As of October 1, some Florida teachers can carry firearms on campus.
The measure is part of a controversial bill that Gov. Ron DeSantis signed in May. The legislation was based on recommendations made in response to the mass shooting at Marjory Stoneman Douglas High School on February 2018.
The bill authorizes school districts to implement at least one school-safety officer per public school. The definition is broad and could include a school resource officer, law enforcement officer employed by the district, a school security guard or a school guardian.
Before the bill was passed, teachers were prohibited from serving as “guardians” in schools, according to the bill’s text.
But that was before the Parkland massacre.
In 2018, the Marjory Stoneman Douglas High School Public Safety Commission founded the Coach Aaron Feis Guardian Program. Named for the Parkland faculty member who was killed in the attack along with 16 students and staff, the program allows schools to arm teachers and staff or personnel hired specifically as guardians in the case of an armed attack.
Guardians must pass psychological and drug screenings and complete at least 144 hours of training, according to the Florida Department of Education.
School districts may opt-in to the program, but the bill doesn’t require teachers or districts to participate.
So far, 39 out of Florida’s 67 counties opted to participate in the program, including Broward County, despite the school board’s initial refusal to join the program.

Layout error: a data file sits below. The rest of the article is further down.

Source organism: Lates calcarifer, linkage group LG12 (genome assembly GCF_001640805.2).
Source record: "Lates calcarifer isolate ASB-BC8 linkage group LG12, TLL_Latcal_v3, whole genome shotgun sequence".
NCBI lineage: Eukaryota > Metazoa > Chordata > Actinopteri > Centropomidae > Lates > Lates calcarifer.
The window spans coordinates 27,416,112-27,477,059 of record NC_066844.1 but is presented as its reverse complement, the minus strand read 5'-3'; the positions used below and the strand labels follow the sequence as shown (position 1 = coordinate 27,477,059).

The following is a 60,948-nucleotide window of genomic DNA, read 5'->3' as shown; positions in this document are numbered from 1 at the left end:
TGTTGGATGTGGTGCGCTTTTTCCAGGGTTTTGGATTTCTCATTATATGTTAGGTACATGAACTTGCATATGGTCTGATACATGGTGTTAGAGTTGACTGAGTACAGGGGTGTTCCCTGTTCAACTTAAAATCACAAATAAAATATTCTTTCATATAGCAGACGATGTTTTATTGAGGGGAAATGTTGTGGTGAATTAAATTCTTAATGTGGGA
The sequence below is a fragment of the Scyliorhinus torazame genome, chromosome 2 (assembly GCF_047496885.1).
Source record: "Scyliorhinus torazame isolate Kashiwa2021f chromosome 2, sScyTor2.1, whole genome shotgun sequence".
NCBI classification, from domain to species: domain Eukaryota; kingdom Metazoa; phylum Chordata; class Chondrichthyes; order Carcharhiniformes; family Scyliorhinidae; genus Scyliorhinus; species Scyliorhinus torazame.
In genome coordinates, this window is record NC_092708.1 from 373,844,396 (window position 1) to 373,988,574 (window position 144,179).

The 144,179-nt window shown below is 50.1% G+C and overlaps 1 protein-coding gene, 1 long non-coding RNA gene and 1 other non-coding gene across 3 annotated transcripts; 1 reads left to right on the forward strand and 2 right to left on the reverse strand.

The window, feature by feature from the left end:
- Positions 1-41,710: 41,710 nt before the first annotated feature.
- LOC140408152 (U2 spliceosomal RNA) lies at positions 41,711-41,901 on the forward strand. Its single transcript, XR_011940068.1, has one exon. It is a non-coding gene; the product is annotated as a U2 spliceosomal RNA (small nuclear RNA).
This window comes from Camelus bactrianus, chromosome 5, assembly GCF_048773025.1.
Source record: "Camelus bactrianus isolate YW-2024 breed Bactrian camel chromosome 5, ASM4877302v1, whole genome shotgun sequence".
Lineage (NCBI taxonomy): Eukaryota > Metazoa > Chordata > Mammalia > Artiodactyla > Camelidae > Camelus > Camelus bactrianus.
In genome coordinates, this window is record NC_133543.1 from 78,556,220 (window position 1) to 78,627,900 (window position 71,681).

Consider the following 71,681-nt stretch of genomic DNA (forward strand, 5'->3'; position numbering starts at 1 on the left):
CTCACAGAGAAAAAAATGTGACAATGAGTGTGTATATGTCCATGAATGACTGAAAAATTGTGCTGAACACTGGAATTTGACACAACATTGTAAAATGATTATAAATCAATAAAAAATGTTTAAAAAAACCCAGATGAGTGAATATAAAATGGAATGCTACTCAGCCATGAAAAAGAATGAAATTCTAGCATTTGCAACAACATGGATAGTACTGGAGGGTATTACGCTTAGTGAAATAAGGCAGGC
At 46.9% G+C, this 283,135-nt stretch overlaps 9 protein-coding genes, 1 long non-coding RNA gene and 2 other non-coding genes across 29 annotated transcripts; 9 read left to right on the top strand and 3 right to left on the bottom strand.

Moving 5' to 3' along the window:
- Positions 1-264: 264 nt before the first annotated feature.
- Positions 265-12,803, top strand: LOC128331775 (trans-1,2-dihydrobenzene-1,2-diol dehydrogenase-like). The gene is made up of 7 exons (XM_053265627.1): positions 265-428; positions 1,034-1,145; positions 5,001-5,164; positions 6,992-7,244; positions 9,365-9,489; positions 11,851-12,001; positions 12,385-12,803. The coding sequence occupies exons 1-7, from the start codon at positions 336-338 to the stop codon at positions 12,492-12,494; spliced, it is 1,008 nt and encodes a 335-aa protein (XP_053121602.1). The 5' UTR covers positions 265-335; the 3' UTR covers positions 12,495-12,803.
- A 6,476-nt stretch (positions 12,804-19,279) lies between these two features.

Some districts already arm teachers. Others have banned it
Arming teachers was already legal in some school districts before the mass shooting in Parkland. Since then, the debate around guns in schools has only grown more contentious.
In August, New York Gov. Andrew Cuomo passed legislation banning school districts from arming teachers, one in a bundle of bills meant to strengthen firearm regulations in the state.
“The answer to the gun violence epidemic plaguing this country has never been and will never be more guns,” he said at the time.
School districts in Texas, Utah, Arkansas and South Dakota have allowed educators and school staff to carry firearms for several years, though the length and frequency of required training varies by state.
All states except Hawaii, New Hampshire and Wyoming ban people from bringing guns on K-12 campuses, though eight allow concealed handgun permit holders to carry their weapons at school or have no law on the subject, according to the Giffords Law Center to Prevent Gun Violence.
The Florida law went into effect on the second anniversary of the mass shooting in Las Vegas that killed 58 people. It remains the deadliest mass shooting in US history.
Two years earlier on the same date, nine people were shot to death at a community college in Roseburg, Oregon.